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The importance of budgeting and how to create a budget that fits your lifestyle

If finding tips on how to budget isn’t exactly the first thing on your to-do list, don’t worry, you’re not alone. However, the budgeting process could go a long way towards improving your financial wellbeing. You could even describe it as necessary, helpful, and easier than you think.
June 5, 2024
4 min read
Mother and her two children talking at the kitchen table

Let’s dive in and explore some tips and approaches for how to budget money—everything from how to start budgeting, to the best apps for budgeting.


Why budgeting matters

Budgeting is about more than living within your means and tracking your spending. It’s about finding concrete ways designed to help you reach financial goals like lowering debt, planning for retirement, or saving for a big purchase. What’s more, not having a budget could lead to stress, overspending, and a poor credit score. Who wants that?


Money in versus money out

Most budgeting journeys typically begin by assessing your income. Start by combining after-tax pay from all sources—whether it’s from a single job, multiple jobs, or self-employment—and be sure to allow for flexibility if your income fluctuates month to month. Next, tally up expenses starting with things like housing, groceries, debt payments, utilities and insurance. Don’t forget to include other expenses like dining out, clothing, entertainment, and subscription services like Netflix. You can find most of this information by looking at pay stubs for income and banking accounts for expenses. Then it’s simply a matter of subtracting your total expenses from your income to see if you have any money left over, or need more to cover a shortfall.


Start small

Effective budgeting often begins with small steps to build confidence. You should set realistic spending limits based on your income, and remember to plan for irregular expenses like holidays or car repairs. Consistency is key, so make budgeting a regular part of your financial routine. And don’t forget about savings, the money you put away for the future. While technically not an “expense,” you should consider savings as “money going out” when thinking about the budgeting process.


Give yourself time to adjust

You shouldn't expect to become a budget pro right out of the gate. Small setbacks are common and the same approach might not work from year to year, so don't be afraid to switch things up if necessary.


Involve your loved ones

You may want to work with your partner to decide on monthly spending and discuss your short-term and long-term financial goals. Look over what you've got in your account(s) and go from there. And as you review things as a team, be sure to consider individual needs, and if one partner tends to overspend, have an honest conversation about where to make adjustments.


Consider adopting the 50/30/20 approach

Once you have a clear understanding of your finances (earnings minus expenses), you may want to craft your budget using the 50/30/20 structure. Here’s how it works. You put aside 50% of your income to cover essential expenses like housing and utilities, 30% for personal spending such as entertainment or dining out, and 20% towards debt repayment or savings. Just remember, while these percentages provide a useful guideline, feel free to play with the numbers and change them around based on what you think best suits your individual lifestyle. At the end of the day, it’s about striking a balance designed to promote financial health and stability.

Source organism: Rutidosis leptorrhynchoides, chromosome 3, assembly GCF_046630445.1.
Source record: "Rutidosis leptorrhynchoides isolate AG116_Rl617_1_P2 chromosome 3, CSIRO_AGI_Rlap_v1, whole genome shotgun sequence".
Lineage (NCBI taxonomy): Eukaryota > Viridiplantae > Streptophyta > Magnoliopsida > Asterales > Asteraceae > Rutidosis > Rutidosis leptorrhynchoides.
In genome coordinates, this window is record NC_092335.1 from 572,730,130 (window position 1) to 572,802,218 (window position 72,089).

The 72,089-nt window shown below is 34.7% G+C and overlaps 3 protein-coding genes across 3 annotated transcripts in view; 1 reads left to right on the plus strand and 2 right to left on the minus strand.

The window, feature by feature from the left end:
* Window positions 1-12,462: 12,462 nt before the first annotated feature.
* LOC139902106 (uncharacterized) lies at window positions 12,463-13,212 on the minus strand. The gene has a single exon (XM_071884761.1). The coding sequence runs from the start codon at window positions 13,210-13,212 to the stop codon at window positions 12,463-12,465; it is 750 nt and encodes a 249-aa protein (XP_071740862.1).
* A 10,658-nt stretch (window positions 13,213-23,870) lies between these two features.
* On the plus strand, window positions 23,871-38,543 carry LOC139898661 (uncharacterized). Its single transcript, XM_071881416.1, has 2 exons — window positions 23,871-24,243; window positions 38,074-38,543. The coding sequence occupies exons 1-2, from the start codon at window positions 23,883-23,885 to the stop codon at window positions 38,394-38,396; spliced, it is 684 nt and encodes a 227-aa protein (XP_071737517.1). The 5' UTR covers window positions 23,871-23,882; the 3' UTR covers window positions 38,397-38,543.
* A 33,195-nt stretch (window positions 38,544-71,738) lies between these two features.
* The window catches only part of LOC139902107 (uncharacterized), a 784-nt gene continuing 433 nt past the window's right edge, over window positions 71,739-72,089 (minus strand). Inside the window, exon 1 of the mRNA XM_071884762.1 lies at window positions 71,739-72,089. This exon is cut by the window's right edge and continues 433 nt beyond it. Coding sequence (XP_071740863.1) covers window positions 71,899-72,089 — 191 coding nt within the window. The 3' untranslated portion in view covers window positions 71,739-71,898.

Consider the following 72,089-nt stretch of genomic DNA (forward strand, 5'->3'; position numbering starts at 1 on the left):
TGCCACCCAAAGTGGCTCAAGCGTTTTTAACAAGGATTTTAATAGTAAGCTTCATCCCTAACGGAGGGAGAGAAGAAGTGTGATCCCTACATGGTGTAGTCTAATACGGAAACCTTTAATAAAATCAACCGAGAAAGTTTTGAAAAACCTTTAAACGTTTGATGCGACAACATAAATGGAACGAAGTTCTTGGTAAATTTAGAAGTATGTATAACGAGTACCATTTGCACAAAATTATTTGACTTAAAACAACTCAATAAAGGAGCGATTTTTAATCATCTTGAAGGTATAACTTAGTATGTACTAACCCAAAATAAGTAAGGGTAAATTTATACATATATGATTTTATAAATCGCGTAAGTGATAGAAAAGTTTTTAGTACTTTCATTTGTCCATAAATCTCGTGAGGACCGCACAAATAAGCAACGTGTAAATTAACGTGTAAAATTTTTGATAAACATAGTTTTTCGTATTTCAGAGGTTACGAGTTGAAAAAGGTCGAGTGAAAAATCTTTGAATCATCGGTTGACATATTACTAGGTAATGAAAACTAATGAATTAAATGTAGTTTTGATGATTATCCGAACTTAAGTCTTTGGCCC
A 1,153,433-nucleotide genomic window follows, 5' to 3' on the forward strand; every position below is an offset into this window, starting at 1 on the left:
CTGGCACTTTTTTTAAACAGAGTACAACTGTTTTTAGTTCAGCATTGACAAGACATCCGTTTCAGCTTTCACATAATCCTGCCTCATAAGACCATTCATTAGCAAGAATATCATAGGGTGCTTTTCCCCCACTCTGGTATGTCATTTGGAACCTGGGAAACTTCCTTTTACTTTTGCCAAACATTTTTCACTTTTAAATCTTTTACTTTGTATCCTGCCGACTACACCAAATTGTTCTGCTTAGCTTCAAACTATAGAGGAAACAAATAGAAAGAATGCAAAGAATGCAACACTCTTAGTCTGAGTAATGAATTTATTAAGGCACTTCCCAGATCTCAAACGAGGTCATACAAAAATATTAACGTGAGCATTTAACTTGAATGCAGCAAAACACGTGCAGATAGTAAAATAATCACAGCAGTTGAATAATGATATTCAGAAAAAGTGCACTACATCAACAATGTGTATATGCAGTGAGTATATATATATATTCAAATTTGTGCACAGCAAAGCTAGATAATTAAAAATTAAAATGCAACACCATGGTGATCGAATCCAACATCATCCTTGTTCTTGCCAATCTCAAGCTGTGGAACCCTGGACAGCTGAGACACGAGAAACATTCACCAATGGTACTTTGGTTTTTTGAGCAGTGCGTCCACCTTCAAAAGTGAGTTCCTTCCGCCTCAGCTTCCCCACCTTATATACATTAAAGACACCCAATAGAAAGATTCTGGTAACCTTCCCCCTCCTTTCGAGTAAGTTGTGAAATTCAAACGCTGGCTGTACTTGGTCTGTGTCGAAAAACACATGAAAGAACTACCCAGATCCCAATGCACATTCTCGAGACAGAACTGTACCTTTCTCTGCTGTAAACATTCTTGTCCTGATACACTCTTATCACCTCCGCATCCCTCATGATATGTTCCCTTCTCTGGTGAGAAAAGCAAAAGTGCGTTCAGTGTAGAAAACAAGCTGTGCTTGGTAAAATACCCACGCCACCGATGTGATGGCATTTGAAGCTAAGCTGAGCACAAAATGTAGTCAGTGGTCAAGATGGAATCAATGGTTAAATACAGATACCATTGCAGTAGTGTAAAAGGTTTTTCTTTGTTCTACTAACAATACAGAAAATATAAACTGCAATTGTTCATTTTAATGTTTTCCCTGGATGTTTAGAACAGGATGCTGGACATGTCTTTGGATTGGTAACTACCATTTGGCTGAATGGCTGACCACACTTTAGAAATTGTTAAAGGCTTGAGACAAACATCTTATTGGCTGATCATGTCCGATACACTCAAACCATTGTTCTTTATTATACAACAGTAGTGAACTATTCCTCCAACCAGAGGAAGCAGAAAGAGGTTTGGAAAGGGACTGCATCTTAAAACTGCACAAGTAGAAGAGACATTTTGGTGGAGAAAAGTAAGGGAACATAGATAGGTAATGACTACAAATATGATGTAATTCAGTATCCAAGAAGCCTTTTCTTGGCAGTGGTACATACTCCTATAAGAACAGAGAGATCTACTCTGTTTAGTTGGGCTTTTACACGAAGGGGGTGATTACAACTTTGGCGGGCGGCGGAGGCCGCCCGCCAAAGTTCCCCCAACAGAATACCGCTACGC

Zero-sum budgeting may be the way to go

Zero-sum budgeting helps you plan how every dollar and cent you earn gets used from month to month. Income is designated to cover specific expenses like housing, transportation, and entertainment. Then, whatever remains gets stashed into savings. By creating categories for major expenses and line items for smaller ones like dining out or shopping, the goal is to stay on track with your money from start to finish every month while you’re living on a budget.


The best apps for budgeting are at your fingertips

While there’s certainly nothing wrong with using pen and paper as part of your budgeting process, you may prefer the convenience of apps for budgeting your money. Lots of people find them easy to use for tracking cash flow and monitoring expenses. They feature several price structures and most may even be free. From Credit Karma and YNAB (You Need a Budget), to online banking apps with features like automatic bill pay, there’s no shortage of technology out there to help. You can also try using one of our budget-focused resources.


Think about today and tomorrow

The budgeting process typically begins with short-term goals like tucking away money for a new car. You may want to consider family budgeting in the event of your passing. Life insurance could provide essential coverage and spare your family from financial burdens. If you’re interested in purchasing life insurance as part of a new commitment to financial wellness, consider reaching out to TruStage™. Our licensed agents could help you find a term or whole life insurance plan designed to work best for you.

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